1/27/2004 - Fujitsu Laboratories Ltd. announced the development of a new fuel-cell material technology that enables the use of 30% methanol - highly concentrated methanol - as a fuel source, as well as a prototype power unit that incorporates the technology. This technology enables much higher power capacities for passive micro fuel cells (*1) and realizes longer runtimes for mobile devices such as notebook PCs, PDAs and mobile phones.
As notebook PCs, PDAs and mobile phones evolve to deliver higher performance and greater functionality, they have also come to demand more electrical power. But the lithium-ion (Li-ion) batteries commonly used today have already approached the limits of their capacity, which has made the development of a higher-capacity power source a matter of greater urgency.
Micro fuel cells, envisioned for use in mobile devices, generally use alcohol solutions as fuel. In terms of energy density, these fuel cells offer up to 5-10 times the power per unit weight of a Li-ion battery. From the user's perspective, micro fuel cells have advantages in that they offer cheap and easy means to power electronic devices by simple refueling, enabling continuous use when traveling with no access to the power grid.
Passive systems are best suited for micro fuel cells to help keep the package compact and light, as they do not require fuel pumps or circulatory fans. Thus, in order to obtain long runtimes without such functions, the fuel cells must be able to handle concentrated methanol as its fuel.
To date, micro fuel cells mainly have employed fluorinated polymers for their solid electrolytic material. But fluorinated electrolytes are too readily permeated by the methanol molecules in the fuel, so that when concentrated fuels are used, fuel is lost in the generating process and power capacity suffers, and the sub-reaction of methanol and air drastically reduces wattage, creating a problem known as methanol crossover.
Fujitsu's New Technology
Fujitsu developed a new material technology for the membrane electrode assembly (MEA) (*2). An aromatic hydrocarbon solid electrolyte material, which allows slow methanol permeation, is covered with a high density of highly active platinum-based nano-particle catalyst with methanol blocking properties. This reduces the total MEA methanol crossover effect to one-tenth that encountered with typical fluorinated polymers.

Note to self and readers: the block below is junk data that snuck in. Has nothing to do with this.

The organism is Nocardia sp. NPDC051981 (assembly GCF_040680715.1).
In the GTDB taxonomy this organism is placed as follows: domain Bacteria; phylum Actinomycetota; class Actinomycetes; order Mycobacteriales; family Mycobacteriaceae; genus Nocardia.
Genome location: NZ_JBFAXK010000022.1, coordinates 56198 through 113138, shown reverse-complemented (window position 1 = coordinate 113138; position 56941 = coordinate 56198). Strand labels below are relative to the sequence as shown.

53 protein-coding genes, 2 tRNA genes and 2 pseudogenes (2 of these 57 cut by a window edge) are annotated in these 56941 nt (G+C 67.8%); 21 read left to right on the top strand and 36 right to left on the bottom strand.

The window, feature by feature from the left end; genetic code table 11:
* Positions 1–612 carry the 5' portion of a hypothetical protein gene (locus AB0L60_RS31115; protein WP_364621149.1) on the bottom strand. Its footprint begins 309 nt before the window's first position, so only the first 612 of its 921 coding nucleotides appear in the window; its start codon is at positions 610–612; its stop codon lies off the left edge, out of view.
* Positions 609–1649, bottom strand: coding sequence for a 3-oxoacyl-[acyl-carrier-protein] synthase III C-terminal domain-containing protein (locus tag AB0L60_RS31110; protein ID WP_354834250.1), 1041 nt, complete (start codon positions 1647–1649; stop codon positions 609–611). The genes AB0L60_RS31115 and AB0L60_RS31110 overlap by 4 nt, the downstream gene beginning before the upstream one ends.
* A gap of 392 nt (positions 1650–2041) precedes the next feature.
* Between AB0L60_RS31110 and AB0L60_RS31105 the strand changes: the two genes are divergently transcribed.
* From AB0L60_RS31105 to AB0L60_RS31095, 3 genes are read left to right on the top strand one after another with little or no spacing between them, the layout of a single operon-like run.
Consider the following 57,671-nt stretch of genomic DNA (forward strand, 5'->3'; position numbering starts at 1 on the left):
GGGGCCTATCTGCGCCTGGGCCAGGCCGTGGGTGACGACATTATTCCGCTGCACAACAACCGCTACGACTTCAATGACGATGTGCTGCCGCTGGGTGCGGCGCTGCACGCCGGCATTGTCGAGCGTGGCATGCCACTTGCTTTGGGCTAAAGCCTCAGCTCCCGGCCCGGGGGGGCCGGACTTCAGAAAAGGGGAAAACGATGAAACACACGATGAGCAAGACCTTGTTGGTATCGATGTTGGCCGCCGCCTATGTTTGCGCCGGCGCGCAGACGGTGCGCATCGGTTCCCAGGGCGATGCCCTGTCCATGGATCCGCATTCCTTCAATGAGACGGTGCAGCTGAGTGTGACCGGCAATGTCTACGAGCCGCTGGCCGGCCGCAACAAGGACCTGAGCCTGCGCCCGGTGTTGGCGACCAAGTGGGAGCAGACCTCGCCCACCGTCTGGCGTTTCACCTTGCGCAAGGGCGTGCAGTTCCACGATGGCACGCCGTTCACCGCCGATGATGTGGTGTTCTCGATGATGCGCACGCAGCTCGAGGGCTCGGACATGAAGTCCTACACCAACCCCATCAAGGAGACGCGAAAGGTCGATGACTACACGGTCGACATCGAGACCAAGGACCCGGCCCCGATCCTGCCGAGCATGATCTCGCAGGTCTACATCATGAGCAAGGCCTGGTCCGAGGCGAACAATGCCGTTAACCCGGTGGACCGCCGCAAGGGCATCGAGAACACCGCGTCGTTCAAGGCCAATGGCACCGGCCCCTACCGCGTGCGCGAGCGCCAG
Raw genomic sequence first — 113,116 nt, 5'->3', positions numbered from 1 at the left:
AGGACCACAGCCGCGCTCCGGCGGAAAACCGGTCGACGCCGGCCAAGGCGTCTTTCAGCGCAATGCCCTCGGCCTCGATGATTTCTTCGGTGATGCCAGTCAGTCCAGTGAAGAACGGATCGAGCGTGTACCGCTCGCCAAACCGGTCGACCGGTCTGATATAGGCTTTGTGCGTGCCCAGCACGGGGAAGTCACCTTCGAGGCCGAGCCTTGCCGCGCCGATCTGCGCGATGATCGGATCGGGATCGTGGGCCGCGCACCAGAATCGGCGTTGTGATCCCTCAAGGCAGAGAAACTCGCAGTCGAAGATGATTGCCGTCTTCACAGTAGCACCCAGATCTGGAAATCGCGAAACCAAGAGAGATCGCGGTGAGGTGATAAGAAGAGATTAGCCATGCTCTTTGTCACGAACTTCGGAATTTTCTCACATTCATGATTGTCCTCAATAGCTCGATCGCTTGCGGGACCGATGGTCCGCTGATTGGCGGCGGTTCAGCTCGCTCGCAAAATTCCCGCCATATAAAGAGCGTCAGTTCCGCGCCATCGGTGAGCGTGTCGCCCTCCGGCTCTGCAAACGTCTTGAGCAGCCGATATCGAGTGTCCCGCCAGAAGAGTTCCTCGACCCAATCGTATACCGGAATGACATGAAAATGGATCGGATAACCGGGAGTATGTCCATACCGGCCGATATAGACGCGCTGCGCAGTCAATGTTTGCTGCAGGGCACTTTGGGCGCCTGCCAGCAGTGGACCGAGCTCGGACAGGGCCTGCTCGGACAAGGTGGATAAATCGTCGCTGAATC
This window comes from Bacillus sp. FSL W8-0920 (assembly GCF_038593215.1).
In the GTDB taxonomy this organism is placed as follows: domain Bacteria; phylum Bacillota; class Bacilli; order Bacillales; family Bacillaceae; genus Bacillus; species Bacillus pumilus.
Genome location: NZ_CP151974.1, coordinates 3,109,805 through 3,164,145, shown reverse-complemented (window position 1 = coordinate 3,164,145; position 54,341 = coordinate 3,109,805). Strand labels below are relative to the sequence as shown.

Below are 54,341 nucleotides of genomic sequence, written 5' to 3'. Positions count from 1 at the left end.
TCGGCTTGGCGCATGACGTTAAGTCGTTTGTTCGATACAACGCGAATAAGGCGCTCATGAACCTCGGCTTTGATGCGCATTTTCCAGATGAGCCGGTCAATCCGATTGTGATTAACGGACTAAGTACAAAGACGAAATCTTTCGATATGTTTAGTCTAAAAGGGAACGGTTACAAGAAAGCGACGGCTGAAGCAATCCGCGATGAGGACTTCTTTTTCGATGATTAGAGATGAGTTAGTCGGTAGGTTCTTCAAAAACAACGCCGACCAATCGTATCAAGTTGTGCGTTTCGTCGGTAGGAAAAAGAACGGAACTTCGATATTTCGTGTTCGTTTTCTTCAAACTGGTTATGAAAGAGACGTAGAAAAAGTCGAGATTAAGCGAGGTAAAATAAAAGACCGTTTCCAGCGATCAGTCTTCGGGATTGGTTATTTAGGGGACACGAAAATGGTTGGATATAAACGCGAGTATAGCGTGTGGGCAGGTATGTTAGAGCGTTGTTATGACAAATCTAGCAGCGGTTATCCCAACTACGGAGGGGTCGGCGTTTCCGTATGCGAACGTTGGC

This new material technology for MEA enables the direct use of methanol concentration of 30%, previously too high to use, resulting in greater capacity from passive fuel cells. Applying this technology in a prototype micro fuel-cell system with 300ml of 30% methanol enables a notebook PC to run for eight to ten hours. Furthermore, the prototype fuel cell has been slimmed down to a thickness of a mere 15mm, while delivering power output levels of 15 watts.
Fujitsu plans to continue developing high-performance materials and refining its manufacturing techniques to develop micro fuel cells that are even more compact and deliver even longer operational run times.
*1. Passive fuel-cell system
A fuel-cell system that uses no fuel-supply pumps or circulatory fans, relying entirely on gravity and natural convection to circulate fuel and air, this is ideal for small, lightweight systems
*2. Membrane electrode assembly
A composite power-generation unit consisting of an electrode catalyst layer and a film (membrane) of a solid electrolytic material, which is the basic unit of a fuel-cell system
About Fujitsu Laboratories Ltd.
Founded in 1968 as wholly owned subsidiary of Fujitsu Limited, Fujitsu Laboratories Limited is one of the premier research centers in the world. With a global network of laboratories in Japan, China, the United States and Europe, the organization conducts a wide range of basic and applied research in the areas of Multimedia, Personal Systems, Networks, Peripherals, Advanced Materials and Electronic Devices. http://www.labs.fujitsu.com/en/
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